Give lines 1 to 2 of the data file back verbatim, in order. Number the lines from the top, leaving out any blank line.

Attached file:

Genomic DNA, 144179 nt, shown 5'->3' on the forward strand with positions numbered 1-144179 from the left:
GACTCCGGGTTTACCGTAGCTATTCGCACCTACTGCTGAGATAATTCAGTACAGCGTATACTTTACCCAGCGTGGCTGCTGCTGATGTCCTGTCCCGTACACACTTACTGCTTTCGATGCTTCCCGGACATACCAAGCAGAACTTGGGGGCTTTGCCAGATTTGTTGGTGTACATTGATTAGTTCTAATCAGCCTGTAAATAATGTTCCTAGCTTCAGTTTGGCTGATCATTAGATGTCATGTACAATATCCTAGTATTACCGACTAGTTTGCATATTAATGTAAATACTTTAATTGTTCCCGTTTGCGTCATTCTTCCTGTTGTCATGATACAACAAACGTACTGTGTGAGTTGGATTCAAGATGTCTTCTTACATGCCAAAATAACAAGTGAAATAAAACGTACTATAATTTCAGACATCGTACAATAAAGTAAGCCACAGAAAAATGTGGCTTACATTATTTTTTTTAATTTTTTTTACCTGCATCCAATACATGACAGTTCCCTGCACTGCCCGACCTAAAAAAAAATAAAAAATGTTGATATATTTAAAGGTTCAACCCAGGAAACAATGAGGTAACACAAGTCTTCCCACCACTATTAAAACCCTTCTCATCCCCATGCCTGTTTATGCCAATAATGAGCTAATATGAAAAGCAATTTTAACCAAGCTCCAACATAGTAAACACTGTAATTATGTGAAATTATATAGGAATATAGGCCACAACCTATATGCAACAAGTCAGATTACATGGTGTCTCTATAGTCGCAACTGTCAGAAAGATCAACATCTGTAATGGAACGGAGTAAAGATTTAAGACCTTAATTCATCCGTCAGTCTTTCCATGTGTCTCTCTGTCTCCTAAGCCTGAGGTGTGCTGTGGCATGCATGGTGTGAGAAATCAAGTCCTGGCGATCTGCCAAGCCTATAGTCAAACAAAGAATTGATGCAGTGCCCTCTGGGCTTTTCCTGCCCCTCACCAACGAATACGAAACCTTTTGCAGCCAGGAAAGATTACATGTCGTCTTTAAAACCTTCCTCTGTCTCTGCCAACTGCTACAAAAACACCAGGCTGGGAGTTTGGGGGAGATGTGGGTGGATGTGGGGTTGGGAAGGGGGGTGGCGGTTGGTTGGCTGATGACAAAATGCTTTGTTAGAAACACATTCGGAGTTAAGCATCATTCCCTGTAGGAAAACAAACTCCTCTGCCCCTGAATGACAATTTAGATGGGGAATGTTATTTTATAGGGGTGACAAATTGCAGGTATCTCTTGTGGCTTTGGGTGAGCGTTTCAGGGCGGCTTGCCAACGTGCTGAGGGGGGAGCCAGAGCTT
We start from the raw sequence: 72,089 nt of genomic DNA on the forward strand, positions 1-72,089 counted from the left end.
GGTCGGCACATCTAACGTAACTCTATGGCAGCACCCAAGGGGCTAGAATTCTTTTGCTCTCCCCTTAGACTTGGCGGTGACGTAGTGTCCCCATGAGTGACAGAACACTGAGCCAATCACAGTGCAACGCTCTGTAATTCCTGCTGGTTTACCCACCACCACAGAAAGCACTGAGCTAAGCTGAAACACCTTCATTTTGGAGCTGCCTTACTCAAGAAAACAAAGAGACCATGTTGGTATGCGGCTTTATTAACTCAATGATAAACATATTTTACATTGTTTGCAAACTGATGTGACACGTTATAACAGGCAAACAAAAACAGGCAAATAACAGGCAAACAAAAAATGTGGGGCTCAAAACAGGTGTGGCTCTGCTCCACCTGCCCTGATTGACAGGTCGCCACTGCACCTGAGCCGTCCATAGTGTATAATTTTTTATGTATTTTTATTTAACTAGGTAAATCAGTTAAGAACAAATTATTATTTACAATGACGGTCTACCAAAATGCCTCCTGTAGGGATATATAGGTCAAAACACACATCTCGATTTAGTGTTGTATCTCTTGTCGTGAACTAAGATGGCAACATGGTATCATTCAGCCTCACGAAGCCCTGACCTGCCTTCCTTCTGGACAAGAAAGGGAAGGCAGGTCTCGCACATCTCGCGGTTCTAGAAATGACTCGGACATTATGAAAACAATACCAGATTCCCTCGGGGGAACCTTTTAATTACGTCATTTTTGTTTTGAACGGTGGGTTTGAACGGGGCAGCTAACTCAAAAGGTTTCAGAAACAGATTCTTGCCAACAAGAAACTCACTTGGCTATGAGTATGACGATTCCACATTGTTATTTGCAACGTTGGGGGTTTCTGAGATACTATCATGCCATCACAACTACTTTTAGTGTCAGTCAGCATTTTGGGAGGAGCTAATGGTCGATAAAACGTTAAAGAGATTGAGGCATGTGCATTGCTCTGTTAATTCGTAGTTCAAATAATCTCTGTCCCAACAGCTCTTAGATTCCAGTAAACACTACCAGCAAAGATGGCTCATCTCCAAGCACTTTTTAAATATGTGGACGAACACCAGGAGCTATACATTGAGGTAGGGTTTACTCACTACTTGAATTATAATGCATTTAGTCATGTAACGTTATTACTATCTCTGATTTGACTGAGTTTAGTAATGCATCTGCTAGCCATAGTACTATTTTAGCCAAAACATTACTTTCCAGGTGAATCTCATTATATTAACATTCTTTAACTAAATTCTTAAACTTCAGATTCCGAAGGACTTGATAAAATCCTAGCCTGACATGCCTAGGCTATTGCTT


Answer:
Genomic DNA, 144179 nt, shown 5'->3' on the forward strand with positions numbered 1-144179 from the left:
GACTCCGGGTTTACCGTAGCTATTCGCACCTACTGCTGAGATAATTCAGTACAGCGTATACTTTACCCAGCGTGGCTGCTGCTGATGTCCTGTCCCGTACACACTTACTGCTTTCGATGCTTCCCGGACATACCAAGCAGAACTTGGGGGCTTTGCCAGATTTGTTGGTGTACATTGATTAGTTCTAATCAGCCTGTAAATAATGTTCCTAGCTTCAGTTTGGCTGATCATTAGATGTCATGTACAATATCCTAGTATTACCGACTAGTTTGCATATTAATGTAAATACTTTAATTGTTCCCGTTTGCGTCATTCTTCCTGTTGTCATGATACAACAAACGTACTGTGTGAGTTGGATTCAAGATGTCTTCTTACATGCCAAAATAACAAGTGAAATAAAACGTACTATAATTTCAGACATCGTACAATAAAGTAAGCCACAGAAAAATGTGGCTTACATTATTTTTTTTAATTTTTTTTACCTGCATCCAATACATGACAGTTCCCTGCACTGCCCGACCTAAAAAAAAATAAAAAATGTTGATATATTTAAAGGTTCAACCCAGGAAACAATGAGGTAACACAAGTCTTCCCACCACTATTAAAACCCTTCTCATCCCCATGCCTGTTTATGCCAATAATGAGCTAATATGAAAAGCAATTTTAACCAAGCTCCAACATAGTAAACACTGTAATTATGTGAAATTATATAGGAATATAGGCCACAACCTATATGCAACAAGTCAGATTACATGGTGTCTCTATAGTCGCAACTGTCAGAAAGATCAACATCTGTAATGGAACGGAGTAAAGATTTAAGACCTTAATTCATCCGTCAGTCTTTCCATGTGTCTCTCTGTCTCCTAAGCCTGAGGTGTGCTGTGGCATGCATGGTGTGAGAAATCAAGTCCTGGCGATCTGCCAAGCCTATAGTCAAACAAAGAATTGATGCAGTGCCCTCTGGGCTTTTCCTGCCCCTCACCAACGAATACGAAACCTTTTGCAGCCAGGAAAGATTACATGTCGTCTTTAAAACCTTCCTCTGTCTCTGCCAACTGCTACAAAAACACCAGGCTGGGAGTTTGGGGGAGATGTGGGTGGATGTGGGGTTGGGAAGGGGGGTGGCGGTTGGTTGGCTGATGACAAAATGCTTTGTTAGAAACACATTCGGAGTTAAGCATCATTCCCTGTAGGAAAACAAACTCCTCTGCCCCTGAATGACAATTTAGATGGGGAATGTTATTTTATAGGGGTGACAAATTGCAGGTATCTCTTGTGGCTTTGGGTGAGCGTTTCAGGGCGGCTTGCCAACGTGCTGAGGGGGGAGCCAGAGCTT